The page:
Anterior cruciate ligament surgery and rehabilitation have undergone dramatic changes over the past decade, due to extensive clinical experience, improved surgical technique and better understanding of the rehabilitation process.
Pre and post-operative rehabilitation is a major factor in the success of ACL reconstruction. Early restoration of full joint movement and weight-bearing are of paramount importance for successful rehabilitation.
The aim is to ensure a complete understanding of the basic principles of the ACL reconstruction, to restore the full range of motion, near normal strength and to mentally prepare the patient for the operation and accelerated rehabilitation.
The major goals of ACL surgery and rehabilitation are:
- to restore normal joint anatomy
- to provide static and dynamic knee stability
- return to work and sport as soon as possible
It is very important that the patient takes an active part in the rehabilitation, both before and after the operation.
What is the ACL?
- The ACL prevents the shinbone from sliding forwards beneath the thighbone.
The ACL can be injured in several ways:
- Changing direction rapidly
- Slowing down when running
- Landing from a jump
- Direct contact such as in a football tackle
Diagnosing an ACL injury
A diagnosis of ACL injury is based on a thorough physical examination of the knee. The exam may include several tests to see if the knee stays in the proper position when pressure is applied from different directions. An X-ray and MRI (magnetic resonance imaging) or, in some cases, arthroscopic inspection will confirm a diagnosis of a torn ACL.
A partial tear of the ACL may or may not require surgical treatment. A complete tear is more serious. Complete tears, especially in younger athletes, may require reconstruction.
Immediately after the injury you should rest the knee. This reduces swelling and bleeding and helps prevent further injury.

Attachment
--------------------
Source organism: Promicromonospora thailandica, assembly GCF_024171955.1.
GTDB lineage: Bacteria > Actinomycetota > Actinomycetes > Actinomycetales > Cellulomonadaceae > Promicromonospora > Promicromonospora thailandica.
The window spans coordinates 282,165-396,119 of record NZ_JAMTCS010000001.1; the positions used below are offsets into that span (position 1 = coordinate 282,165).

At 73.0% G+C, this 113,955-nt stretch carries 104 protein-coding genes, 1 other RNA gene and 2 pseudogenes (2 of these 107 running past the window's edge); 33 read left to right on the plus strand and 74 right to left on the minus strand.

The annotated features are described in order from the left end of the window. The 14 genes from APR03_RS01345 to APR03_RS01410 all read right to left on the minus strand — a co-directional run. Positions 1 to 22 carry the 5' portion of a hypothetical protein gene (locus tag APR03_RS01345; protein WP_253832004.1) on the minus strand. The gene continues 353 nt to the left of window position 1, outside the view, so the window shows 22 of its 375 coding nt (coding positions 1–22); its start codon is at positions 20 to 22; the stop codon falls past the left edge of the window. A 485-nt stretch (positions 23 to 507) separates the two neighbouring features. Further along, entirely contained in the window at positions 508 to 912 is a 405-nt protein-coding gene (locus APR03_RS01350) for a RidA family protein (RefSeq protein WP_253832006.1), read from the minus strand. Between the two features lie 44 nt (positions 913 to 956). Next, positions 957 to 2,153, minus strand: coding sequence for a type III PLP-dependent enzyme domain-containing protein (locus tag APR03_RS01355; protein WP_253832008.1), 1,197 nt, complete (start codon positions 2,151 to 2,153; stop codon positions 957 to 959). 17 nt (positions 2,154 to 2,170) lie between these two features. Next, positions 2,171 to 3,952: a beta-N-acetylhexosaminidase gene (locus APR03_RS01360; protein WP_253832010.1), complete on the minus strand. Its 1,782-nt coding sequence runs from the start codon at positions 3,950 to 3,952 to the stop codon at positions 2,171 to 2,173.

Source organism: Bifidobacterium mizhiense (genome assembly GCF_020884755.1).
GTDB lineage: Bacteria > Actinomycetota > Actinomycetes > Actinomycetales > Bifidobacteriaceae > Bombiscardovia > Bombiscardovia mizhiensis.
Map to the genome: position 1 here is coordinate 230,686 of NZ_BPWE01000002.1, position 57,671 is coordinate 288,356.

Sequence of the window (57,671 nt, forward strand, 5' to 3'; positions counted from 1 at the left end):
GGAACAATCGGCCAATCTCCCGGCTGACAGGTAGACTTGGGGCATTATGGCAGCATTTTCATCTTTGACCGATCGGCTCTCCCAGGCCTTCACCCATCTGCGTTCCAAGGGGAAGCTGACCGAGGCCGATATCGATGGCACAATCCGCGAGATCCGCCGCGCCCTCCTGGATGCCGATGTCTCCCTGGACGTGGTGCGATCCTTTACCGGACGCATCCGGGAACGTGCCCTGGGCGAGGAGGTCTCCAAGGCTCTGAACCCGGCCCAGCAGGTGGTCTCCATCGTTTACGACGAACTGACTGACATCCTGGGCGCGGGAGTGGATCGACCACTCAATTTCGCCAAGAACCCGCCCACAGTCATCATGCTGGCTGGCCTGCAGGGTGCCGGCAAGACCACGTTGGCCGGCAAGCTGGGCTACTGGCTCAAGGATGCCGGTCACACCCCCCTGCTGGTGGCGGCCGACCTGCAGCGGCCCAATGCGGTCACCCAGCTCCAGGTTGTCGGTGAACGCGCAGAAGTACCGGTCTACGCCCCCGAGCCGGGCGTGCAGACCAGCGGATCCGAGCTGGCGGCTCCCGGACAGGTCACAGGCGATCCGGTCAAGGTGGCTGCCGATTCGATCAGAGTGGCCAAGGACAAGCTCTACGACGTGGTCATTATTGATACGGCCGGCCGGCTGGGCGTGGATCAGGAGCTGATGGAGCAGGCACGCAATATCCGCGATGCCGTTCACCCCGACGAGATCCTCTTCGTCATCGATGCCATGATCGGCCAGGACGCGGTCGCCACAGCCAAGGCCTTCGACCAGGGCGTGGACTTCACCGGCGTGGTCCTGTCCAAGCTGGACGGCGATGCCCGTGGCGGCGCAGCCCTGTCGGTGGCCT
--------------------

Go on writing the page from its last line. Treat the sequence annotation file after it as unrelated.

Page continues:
You should then apply ice to your knee (ice cubes in a plastic bag or a packet of frozen peas are ideal – tied on, but not too tight). The ice should be applied for 10-15 minutes twice hourly and repeated several times a day.
The effect of the ice is to reduce the swelling by causing your blood vessels to contract. It also helps to reduce pain and muscle spasm by numbing your nerve endings. Don’t overdo the ice however as this will start to have the opposite effect. Keep light pressure on your knee during icing (perhaps with a supportive bandage) and keeping your knee lifted up on a footstool both help to reduce swelling.
Applying heat, massage or creams to an acutely swollen knee is not a good idea. This will increase blood supply and make your pain and swelling worse.
The pain and swelling will normally go away within a couple of weeks but your knee will probably feel unstable, as if it might give way each time you put weight on that leg. This instability can be treated by physiotherapy, using braces, or, if necessary, by surgery.
You may have injured other parts of your knee at the same time as your ACL – particularly your cartilage (or meniscus). This is a rubbery substance that acts as a shock absorber between the bones in the knee. If this is damaged you may find it painful to walk and, in time, a cartilage problem may lead to the knee joint wearing out.
Recognising an ACL Injury
If you injure your ACL, you may not feel any pain immediately. However, you might hear a popping noise and feel your knee give out from under you. Within a few hours, the knee will swell, and you will feel pain when you try to stand.
If you walk or run on an injured ACL, you can damage the cushioning cartilage in the knee. For example, you may plant the foot and turn the body to pivot, only to have the shinbone stay in place as the thighbone above it moves with the body.
Treatment of a Torn ACL
Non- surgical and surgical treatment choices are available.
1. Non- surgical treatment:
- May be used because of a patient’s age or overall low activity level.
- May be recommended if the overall stability of the knee seems good.
- Involves a treatment program of muscle strengthening, often with the use of a brace to provide stability.
2. ACL Surgery
The choice is to reconstruct rather than repair the ACL as this gives better results.
There are a number of ACL graft choices. These include either using the patellar tendon, your hamstring tendon, or using an allograft (taken from another person). The choice is usually tailored to your specific problem.
In a typical ACL reconstruction, we drill a diagonal tunnel through the shin and thigh bones. Into this tunnel we insert the new ACL which will be fixed into place with small screws and similar devices.